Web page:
Scots soldiers are leading a new UK offensive to build links with Oman, we can reveal, despite persistent concerns over the country’s human rights record.
Troops from the Royal Regiment of Scotland are heading the UK’s regional hub in the controversial Middle Eastern nation.
Under the British Army’s “Future Soldier” strategy, the Royal Highland Fusiliers are among the first soldiers to deploy to Oman for unit training, partnered exercises, and to provide a “persistent engagement force”.
However, the move comes after the US Government raised concerns over significant human rights issues there.
The State Department’s report on human rights, published in 2021, revealed significant concerns in the country based on “credible reports” of arbitrary arrest and detention; outlawing of homosexuality; restrictions on the internet, free expression and media; interference with the rights of peaceful assembly and freedom of association; serious restrictions on political participation and the exploitation of foreign migrants.
Khalfan al-Badwawi, a human rights campaigner who left Oman after being targeted by police, said the Army has been enlisted to bolster UK links with Oman where UK firms have interests in oil, gas and infrastructure.
He said: “British imperialism, in alliance with its reactionary agents, suppressed a popular democratic revolution influenced by progressive Marxist ideas during the sixties and seventies. Today, Oman is a completely restricted and controlled environment through the Anglo-Sultan regime, despite two major popular uprisings in the last decade.
“The people live under bad economic conditions and a huge gap in equality, where unemployment, lay-offs and bad debts prevail. The tyrannical situation in Oman is to preserve the interests of the ruling elite and British capitalism allied with the reactionary elite.”
The Army plans to have a more enduring presence overseas. Through three hubs in Germany, Oman and Kenya, the Army aims to “extend our influence and support the prosperity agenda”. Under the plans, the Army will concentrate the training of its heavy war-fighting units of tanks and infantry in Oman.
The Sultanate of Oman is a hereditary monarchy ruled since January 2020 by Sultan Haitham bin Tariq Al Said. He has sole authority to enact laws through royal decree, although there is a parliament with elected representatives. Sultan Haitham’s brother – Shihab bin Tariq Al Said – serves as deputy prime minister for defence.
The military expansion in Oman supports Project Khanjar, a joint effort between the British military and the Omani government to develop the Ras Madrakah area into a leading regional military training centre.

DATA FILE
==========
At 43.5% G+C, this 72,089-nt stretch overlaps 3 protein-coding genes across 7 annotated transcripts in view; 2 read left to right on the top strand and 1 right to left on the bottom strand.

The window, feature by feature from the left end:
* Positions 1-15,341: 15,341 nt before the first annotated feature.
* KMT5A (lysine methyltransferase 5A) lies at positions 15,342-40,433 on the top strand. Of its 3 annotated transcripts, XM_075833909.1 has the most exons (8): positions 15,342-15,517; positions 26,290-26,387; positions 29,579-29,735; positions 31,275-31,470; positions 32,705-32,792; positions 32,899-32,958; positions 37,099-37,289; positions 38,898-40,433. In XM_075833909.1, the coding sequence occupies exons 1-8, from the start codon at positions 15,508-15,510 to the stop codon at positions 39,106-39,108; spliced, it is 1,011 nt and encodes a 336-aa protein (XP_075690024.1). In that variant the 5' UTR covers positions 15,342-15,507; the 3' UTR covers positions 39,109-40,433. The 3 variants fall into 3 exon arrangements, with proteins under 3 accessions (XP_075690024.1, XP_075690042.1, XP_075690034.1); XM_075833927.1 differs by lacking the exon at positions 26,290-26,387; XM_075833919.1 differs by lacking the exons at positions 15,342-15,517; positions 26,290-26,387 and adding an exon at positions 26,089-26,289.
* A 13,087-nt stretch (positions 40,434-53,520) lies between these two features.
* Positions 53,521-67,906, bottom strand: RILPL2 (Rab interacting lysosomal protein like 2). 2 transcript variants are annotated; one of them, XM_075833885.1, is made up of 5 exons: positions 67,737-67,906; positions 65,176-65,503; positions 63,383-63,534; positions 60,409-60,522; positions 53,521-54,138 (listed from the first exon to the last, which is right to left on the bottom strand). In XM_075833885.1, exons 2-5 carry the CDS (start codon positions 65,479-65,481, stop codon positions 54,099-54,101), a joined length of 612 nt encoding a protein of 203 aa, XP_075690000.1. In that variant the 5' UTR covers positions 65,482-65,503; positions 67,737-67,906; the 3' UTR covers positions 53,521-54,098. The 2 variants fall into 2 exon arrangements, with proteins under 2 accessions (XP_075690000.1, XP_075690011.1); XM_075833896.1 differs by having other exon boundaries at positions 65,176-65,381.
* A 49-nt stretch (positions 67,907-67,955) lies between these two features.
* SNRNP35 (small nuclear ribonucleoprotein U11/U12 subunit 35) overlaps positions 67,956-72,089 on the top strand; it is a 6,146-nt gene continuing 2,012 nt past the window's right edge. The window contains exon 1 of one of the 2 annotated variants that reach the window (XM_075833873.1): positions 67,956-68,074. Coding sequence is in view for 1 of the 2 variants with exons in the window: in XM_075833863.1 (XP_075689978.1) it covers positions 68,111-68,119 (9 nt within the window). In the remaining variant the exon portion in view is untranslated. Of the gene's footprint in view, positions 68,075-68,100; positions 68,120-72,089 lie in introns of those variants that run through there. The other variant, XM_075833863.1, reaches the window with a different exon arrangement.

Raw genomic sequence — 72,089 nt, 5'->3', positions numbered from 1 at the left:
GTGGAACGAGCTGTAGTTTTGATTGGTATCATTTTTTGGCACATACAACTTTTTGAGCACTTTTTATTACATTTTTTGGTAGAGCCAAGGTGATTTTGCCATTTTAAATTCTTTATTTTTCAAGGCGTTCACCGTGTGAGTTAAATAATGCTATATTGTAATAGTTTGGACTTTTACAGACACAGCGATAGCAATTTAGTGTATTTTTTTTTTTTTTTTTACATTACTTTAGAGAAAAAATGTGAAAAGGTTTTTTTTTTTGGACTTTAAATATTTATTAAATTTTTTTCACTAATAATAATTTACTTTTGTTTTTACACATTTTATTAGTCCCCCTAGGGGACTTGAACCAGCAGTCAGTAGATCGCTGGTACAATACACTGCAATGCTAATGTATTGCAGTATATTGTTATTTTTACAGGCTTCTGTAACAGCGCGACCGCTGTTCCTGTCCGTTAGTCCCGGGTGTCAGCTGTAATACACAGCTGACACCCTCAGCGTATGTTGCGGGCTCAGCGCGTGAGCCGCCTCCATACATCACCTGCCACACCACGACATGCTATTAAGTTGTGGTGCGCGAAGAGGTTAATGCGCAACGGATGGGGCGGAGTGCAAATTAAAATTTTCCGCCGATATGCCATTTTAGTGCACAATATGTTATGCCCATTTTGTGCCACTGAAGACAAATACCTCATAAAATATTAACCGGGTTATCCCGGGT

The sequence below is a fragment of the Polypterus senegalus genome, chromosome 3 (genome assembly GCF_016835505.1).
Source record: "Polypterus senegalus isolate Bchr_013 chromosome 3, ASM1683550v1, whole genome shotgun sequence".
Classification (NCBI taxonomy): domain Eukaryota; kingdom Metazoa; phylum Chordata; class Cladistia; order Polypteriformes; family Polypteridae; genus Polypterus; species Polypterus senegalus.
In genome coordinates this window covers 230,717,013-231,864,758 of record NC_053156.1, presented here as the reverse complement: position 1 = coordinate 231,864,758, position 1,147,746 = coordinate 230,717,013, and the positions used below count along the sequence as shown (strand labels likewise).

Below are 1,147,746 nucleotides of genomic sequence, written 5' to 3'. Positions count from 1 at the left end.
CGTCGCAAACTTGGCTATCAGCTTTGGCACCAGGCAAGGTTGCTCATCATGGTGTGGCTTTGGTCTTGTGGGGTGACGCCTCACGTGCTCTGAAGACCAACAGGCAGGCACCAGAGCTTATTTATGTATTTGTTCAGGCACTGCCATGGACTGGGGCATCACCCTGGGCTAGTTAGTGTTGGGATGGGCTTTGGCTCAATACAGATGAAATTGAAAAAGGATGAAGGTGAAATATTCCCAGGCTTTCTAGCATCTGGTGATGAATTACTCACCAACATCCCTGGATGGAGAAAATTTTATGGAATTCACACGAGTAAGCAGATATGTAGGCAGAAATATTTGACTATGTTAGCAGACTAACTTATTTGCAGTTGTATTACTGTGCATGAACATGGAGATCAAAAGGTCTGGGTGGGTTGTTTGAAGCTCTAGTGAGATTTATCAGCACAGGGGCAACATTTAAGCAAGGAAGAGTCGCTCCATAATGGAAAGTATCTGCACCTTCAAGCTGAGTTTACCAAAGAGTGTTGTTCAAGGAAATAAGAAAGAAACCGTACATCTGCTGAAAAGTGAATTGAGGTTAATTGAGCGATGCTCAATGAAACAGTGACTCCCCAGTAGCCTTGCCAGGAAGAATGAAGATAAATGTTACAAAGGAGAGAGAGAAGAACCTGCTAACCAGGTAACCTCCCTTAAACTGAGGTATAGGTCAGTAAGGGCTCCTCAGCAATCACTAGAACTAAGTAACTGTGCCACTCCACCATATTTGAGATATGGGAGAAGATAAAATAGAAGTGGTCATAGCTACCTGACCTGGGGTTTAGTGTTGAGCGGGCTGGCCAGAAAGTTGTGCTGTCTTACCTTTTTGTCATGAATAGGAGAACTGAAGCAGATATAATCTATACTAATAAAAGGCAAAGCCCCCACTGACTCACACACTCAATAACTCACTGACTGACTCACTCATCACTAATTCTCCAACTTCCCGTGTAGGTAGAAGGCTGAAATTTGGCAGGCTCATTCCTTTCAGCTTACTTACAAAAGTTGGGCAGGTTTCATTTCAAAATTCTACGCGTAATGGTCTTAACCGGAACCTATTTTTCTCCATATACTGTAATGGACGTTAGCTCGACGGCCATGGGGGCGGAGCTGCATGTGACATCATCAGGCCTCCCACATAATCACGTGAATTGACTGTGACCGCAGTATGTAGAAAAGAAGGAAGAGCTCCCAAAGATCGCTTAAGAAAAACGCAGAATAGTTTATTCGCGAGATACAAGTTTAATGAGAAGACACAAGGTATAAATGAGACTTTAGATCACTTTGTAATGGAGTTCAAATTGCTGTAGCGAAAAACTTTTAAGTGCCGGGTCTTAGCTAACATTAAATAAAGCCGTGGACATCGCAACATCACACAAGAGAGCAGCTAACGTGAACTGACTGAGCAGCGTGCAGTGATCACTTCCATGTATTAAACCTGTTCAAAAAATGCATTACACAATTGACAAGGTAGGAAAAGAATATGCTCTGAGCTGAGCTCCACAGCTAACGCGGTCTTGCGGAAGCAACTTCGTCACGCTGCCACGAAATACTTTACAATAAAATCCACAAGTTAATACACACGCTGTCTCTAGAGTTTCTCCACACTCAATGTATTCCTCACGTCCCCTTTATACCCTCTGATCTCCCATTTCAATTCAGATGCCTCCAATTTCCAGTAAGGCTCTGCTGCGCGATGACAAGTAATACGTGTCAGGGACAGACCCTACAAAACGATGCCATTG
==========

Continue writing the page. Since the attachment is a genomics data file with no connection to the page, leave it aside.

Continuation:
According to the British Army website, Exercise Desert Khanjar is the country’s “first persistent engagement deployment since the publication of the British Army’s Future Soldier strategy”. Through partnered exercises, it will aim to provide a “regionally forward-based persistent engagement force”.
Lieutenant General Sir Ralph Wooddisse, Commander Field Army, previously said: “This is probably our strongest relationship in the region, if not the world, in many respects.
“My father fought with the Omani Army in the 1960s and I’ve been coming backwards and forwards to Oman throughout my career and that is representative of the strength of the relationship between our two nations.”
During the Oman deployment, the Ministry of Defence said troops would undertake basic and specialist training, sports, adventurous training, and cultural and educational visits.
The UK’s 4th Light Brigade Combat Team known as The Black Rats, based around the 2nd Battalion, The Royal Regiment of Scotland Light Mechanised Infantry Battlegroup, spearheads the operation. But human rights campaigners called for a law change to make sure British soldiers and military resources were not being used to prop up repressive regimes such as Oman.
Naomi McAuliffe, Amnesty Scotland’s director, said: “Serious human rights violations persist in Oman. It is a country that retains the death penalty, denies women their full rights, and exploits migrant workers, and where the military and security forces are directly involved in the repression of protest, often with arrests and use of force, including the misuse of tear gas.
“There are significant concerns about the conduct of police and security officials in Oman, and the UK Government should provide assurances that stringent human rights assessments have been carried out to ensure UK training does not contribute to human rights violations.”
The Ministry of Defence said: “The UK and Oman have many shared interests and ambitions across political, economic, social and security matters. We rely on our partners in the Middle East for the safety and security of the UK and our citizens. Our strong relationship enables us to have direct conversations on sensitive matters, including human rights.
“Further investment in Oman and increased deployments to the country and the region demonstrate our long-term commitment to the Gulf’s stability and prosperity while protecting our interests in tackling the upstream drivers of terrorism.”
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